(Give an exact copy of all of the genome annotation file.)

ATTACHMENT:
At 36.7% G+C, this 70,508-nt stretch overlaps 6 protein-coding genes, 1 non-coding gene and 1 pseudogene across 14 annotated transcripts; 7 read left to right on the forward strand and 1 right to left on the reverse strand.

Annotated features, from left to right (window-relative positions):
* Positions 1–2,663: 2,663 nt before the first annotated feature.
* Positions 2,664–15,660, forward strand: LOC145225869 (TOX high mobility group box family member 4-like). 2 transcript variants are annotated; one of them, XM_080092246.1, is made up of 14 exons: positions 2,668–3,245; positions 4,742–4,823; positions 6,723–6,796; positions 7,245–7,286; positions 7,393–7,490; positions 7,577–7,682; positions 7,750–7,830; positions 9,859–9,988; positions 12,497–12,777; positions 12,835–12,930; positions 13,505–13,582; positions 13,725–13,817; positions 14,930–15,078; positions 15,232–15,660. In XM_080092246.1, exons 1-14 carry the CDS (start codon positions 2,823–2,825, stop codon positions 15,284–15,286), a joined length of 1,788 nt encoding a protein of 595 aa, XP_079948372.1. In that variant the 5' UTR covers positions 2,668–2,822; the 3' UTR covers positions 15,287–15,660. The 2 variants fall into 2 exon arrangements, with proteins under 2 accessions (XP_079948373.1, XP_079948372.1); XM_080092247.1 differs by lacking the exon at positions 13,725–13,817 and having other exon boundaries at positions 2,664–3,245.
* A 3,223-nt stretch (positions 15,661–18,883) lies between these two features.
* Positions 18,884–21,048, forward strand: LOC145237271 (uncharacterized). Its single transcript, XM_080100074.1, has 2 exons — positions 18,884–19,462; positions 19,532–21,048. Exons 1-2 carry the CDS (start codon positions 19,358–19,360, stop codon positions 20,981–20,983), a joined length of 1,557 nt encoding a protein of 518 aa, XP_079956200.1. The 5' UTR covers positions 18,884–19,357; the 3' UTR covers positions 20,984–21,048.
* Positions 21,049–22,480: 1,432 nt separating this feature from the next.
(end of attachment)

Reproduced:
At 36.7% G+C, this 70,508-nt stretch overlaps 6 protein-coding genes, 1 non-coding gene and 1 pseudogene across 14 annotated transcripts; 7 read left to right on the forward strand and 1 right to left on the reverse strand.

Annotated features, from left to right (window-relative positions):
* Positions 1–2,663: 2,663 nt before the first annotated feature.
* Positions 2,664–15,660, forward strand: LOC145225869 (TOX high mobility group box family member 4-like). 2 transcript variants are annotated; one of them, XM_080092246.1, is made up of 14 exons: positions 2,668–3,245; positions 4,742–4,823; positions 6,723–6,796; positions 7,245–7,286; positions 7,393–7,490; positions 7,577–7,682; positions 7,750–7,830; positions 9,859–9,988; positions 12,497–12,777; positions 12,835–12,930; positions 13,505–13,582; positions 13,725–13,817; positions 14,930–15,078; positions 15,232–15,660. In XM_080092246.1, exons 1-14 carry the CDS (start codon positions 2,823–2,825, stop codon positions 15,284–15,286), a joined length of 1,788 nt encoding a protein of 595 aa, XP_079948372.1. In that variant the 5' UTR covers positions 2,668–2,822; the 3' UTR covers positions 15,287–15,660. The 2 variants fall into 2 exon arrangements, with proteins under 2 accessions (XP_079948373.1, XP_079948372.1); XM_080092247.1 differs by lacking the exon at positions 13,725–13,817 and having other exon boundaries at positions 2,664–3,245.
* A 3,223-nt stretch (positions 15,661–18,883) lies between these two features.
* Positions 18,884–21,048, forward strand: LOC145237271 (uncharacterized). Its single transcript, XM_080100074.1, has 2 exons — positions 18,884–19,462; positions 19,532–21,048. Exons 1-2 carry the CDS (start codon positions 19,358–19,360, stop codon positions 20,981–20,983), a joined length of 1,557 nt encoding a protein of 518 aa, XP_079956200.1. The 5' UTR covers positions 18,884–19,357; the 3' UTR covers positions 20,984–21,048.
* Positions 21,049–22,480: 1,432 nt separating this feature from the next.